Dear friends

  • Phil Shabecoff, from center of Paonia, Colo., to Washington, D.C.

    Elizabeth Manning
 

A Beltway correspondent

High Country News has just opened a bureau in Washington, D.C. It will be manned by Philip Shabecoff, the creator and publisher of an electronic publication named Green Wire and a 32-year veteran of The New York Times. He spent 1977 to 1991 on the environmental beat out of Washington, D.C. Before that, Phil covered the Nixon and Ford presidencies, economics, labor, and was a foreign correspondent in Tokyo and Bonn.

His first story, as a cub reporter, was a big one: He broke the U.S. - Soviet grain deal, which came at a time when the two nations only communicated with each other by rattling sabers. He is the author of A Fierce Green Fire: The American Environmental Movement, published in 1993 by Hill and Wang. Due in early 1996 is A New Name for Peace: Environment, Development and Democracy.

Phil visited HCN's offices in mid-September, so he could see our scale and location. His reporting begins later this month.

The bureau is a result of several dozen phone calls board member Andy Wiessner made to HCN subscribers, seeking funds. Andy said the money was relatively easy to raise: "Everyone feels the same sense of urgency I do about what's happening in Washington."

Research Fund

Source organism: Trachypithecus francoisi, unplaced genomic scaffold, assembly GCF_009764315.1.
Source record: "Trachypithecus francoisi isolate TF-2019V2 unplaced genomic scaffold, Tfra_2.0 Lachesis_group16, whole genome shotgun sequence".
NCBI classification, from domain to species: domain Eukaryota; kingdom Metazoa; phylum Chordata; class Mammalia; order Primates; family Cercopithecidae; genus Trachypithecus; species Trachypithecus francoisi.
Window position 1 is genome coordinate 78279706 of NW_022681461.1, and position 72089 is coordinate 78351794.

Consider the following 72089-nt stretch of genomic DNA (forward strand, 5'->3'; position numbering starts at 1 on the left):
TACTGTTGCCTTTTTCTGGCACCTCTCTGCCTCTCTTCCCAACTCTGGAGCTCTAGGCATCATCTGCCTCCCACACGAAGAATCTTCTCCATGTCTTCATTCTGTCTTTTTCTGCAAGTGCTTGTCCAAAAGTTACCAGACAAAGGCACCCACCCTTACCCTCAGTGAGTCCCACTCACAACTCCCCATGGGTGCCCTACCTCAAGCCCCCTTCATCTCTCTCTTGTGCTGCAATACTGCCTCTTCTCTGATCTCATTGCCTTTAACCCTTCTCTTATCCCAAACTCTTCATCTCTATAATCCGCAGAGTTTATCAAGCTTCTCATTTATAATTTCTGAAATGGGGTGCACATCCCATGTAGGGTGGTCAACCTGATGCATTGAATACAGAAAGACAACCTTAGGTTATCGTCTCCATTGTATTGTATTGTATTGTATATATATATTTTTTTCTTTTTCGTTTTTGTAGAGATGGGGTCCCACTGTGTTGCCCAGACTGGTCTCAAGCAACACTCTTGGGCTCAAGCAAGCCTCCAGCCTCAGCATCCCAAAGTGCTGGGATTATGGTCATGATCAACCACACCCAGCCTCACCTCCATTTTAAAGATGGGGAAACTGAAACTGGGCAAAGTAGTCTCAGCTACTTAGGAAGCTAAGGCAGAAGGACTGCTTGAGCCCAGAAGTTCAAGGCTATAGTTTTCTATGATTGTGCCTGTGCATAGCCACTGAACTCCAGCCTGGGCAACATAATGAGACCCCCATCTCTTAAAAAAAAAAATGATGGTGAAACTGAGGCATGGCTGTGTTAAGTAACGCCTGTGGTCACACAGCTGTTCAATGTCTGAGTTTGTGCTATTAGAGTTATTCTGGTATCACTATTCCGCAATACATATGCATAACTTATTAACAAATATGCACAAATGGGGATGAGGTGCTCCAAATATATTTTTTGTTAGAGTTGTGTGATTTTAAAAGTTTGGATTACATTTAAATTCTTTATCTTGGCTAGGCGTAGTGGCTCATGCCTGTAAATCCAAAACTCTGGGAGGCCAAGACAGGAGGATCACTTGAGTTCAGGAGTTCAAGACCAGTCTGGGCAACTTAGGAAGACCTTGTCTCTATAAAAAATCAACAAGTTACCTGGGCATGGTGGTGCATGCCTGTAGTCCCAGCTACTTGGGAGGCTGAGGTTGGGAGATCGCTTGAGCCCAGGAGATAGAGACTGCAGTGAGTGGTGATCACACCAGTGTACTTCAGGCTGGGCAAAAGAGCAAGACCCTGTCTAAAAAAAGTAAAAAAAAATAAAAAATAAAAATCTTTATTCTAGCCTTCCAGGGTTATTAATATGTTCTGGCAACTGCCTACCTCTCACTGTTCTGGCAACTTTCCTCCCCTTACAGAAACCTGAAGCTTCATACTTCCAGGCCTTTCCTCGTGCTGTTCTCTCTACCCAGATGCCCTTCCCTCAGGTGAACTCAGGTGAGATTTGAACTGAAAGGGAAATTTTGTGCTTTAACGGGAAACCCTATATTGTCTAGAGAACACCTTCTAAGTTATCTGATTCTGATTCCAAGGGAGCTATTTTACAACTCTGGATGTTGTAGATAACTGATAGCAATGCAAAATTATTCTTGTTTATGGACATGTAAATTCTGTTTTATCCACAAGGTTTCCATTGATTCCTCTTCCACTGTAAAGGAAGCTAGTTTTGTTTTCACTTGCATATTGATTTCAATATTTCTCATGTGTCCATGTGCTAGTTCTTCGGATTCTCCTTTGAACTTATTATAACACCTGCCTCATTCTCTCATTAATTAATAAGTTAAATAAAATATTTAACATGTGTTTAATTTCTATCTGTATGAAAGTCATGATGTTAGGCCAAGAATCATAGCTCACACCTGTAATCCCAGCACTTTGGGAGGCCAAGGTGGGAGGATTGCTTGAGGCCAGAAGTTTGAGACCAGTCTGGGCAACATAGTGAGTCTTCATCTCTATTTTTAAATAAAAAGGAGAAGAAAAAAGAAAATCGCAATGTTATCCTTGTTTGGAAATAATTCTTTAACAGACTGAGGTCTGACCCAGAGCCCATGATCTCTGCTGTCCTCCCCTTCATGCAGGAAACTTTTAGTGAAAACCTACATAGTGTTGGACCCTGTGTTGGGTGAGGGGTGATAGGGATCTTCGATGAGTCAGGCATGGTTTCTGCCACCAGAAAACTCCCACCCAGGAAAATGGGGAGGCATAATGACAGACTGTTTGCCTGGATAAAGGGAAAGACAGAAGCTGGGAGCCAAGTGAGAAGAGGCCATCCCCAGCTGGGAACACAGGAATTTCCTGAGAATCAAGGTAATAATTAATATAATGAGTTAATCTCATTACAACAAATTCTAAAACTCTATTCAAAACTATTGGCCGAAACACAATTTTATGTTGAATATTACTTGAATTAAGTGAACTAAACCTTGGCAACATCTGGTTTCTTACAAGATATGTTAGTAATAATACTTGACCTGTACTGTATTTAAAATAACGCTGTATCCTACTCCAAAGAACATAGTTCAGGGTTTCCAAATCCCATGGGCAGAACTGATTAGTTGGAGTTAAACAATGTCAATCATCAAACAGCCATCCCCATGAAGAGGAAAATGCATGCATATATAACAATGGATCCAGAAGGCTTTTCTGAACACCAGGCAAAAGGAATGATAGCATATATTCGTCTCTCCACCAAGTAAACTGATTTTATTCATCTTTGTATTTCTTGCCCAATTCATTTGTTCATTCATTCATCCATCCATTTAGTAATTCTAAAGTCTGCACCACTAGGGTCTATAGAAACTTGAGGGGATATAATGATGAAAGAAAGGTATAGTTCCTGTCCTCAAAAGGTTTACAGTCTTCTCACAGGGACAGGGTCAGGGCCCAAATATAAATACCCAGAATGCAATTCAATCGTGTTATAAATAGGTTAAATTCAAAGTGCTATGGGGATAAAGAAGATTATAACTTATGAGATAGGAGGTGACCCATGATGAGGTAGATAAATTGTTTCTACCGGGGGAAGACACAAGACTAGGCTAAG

Speaking of fund raising, subscribers should receive, more or less coincident with this issue, a letter asking your support for the 1995-1996 Research Fund. It is the Research Fund that pays the paper's writers and photographers, as well as such "incidentals' as telephone bills and travel. It is literally true that without the Research Fund there is no High Country News.

Anniversary

The paper's Sept. 8 and 9 celebration of its 25 years went off without an operational hitch. For the first time, the several crews who had founded and nurtured HCN in Lander from 1970 to 1983 and the people who have run it in Paonia from 1983 to the present saw each other en masse. Perhaps more important, the Lander people - who are scattered to the several winds - reunited, also for the first time.

The event was very Wyoming. Coloradans felt as if they were back in their old West (the 1970s), driving through a state where gas stations are 100 miles apart and towns are even more separate. The celebration took place in a wonderful facility - the Lander Community Center - which is also very Wyoming; it is the only community center many of us have seen with a full bar.

The 5K running/walking race was fun, although the better-trained athletes were a bit disappointed at the competition. The signs along the route - "SLOW Footrace in progress" - were accurate.

While we were running and walking through Lander's green and quiet streets early Saturday morning, University of Colorado history professor Patricia Nelson Limerick was on a race of her own, from Albany, N.Y., where she had given a talk the day before, to Riverton, Wyo., the commercial airport closest to Lander (a mere 30 miles away). She started before dawn and arrived about 3 p.m. We would have thought it a good time for a nap before her evening keynote; instead she polished and repolished her text.

Her talk was the last event of the two days, and it was a fitting close. Professor Limerick has always been both a forceful and subtle speaker, capable of conveying ideas on several levels at once. But on Saturday evening, Sept. 9, in Lander, Wyo., she was more powerful, more combative, more subtle, and funnier than we have ever heard her. The gathering of 150 clapped and clapped; if you don't believe this, a sound recording of her talk will soon be available from HCN.

- Ed Marston for the staff

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